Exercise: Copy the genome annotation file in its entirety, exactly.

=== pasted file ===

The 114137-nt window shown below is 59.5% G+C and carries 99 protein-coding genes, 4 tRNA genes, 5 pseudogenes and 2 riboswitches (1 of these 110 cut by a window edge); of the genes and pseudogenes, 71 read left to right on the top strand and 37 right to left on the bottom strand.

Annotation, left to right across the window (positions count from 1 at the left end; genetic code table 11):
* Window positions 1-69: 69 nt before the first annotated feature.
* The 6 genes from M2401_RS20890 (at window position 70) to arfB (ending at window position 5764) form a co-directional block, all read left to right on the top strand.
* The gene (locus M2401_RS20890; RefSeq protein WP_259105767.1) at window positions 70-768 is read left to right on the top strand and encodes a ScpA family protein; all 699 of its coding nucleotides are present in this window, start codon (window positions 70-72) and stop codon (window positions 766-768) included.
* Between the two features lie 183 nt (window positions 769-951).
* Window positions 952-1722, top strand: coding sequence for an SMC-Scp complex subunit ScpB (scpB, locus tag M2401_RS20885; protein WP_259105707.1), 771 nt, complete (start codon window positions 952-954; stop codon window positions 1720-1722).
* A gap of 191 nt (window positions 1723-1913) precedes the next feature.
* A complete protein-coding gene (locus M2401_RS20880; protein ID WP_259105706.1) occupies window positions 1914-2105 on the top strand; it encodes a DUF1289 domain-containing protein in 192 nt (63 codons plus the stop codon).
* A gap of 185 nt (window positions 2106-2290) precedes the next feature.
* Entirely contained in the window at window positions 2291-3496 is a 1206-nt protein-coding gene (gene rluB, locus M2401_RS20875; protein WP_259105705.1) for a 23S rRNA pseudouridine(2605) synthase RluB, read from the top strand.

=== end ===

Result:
The 114137-nt window shown below is 59.5% G+C and carries 99 protein-coding genes, 4 tRNA genes, 5 pseudogenes and 2 riboswitches (1 of these 110 cut by a window edge); of the genes and pseudogenes, 71 read left to right on the top strand and 37 right to left on the bottom strand.

Annotation, left to right across the window (positions count from 1 at the left end; genetic code table 11):
* Window positions 1-69: 69 nt before the first annotated feature.
* The 6 genes from M2401_RS20890 (at window position 70) to arfB (ending at window position 5764) form a co-directional block, all read left to right on the top strand.
* The gene (locus M2401_RS20890; RefSeq protein WP_259105767.1) at window positions 70-768 is read left to right on the top strand and encodes a ScpA family protein; all 699 of its coding nucleotides are present in this window, start codon (window positions 70-72) and stop codon (window positions 766-768) included.
* Between the two features lie 183 nt (window positions 769-951).
* Window positions 952-1722, top strand: coding sequence for an SMC-Scp complex subunit ScpB (scpB, locus tag M2401_RS20885; protein WP_259105707.1), 771 nt, complete (start codon window positions 952-954; stop codon window positions 1720-1722).
* A gap of 191 nt (window positions 1723-1913) precedes the next feature.
* A complete protein-coding gene (locus M2401_RS20880; protein ID WP_259105706.1) occupies window positions 1914-2105 on the top strand; it encodes a DUF1289 domain-containing protein in 192 nt (63 codons plus the stop codon).
* A gap of 185 nt (window positions 2106-2290) precedes the next feature.
* Entirely contained in the window at window positions 2291-3496 is a 1206-nt protein-coding gene (gene rluB, locus M2401_RS20875; protein WP_259105705.1) for a 23S rRNA pseudouridine(2605) synthase RluB, read from the top strand.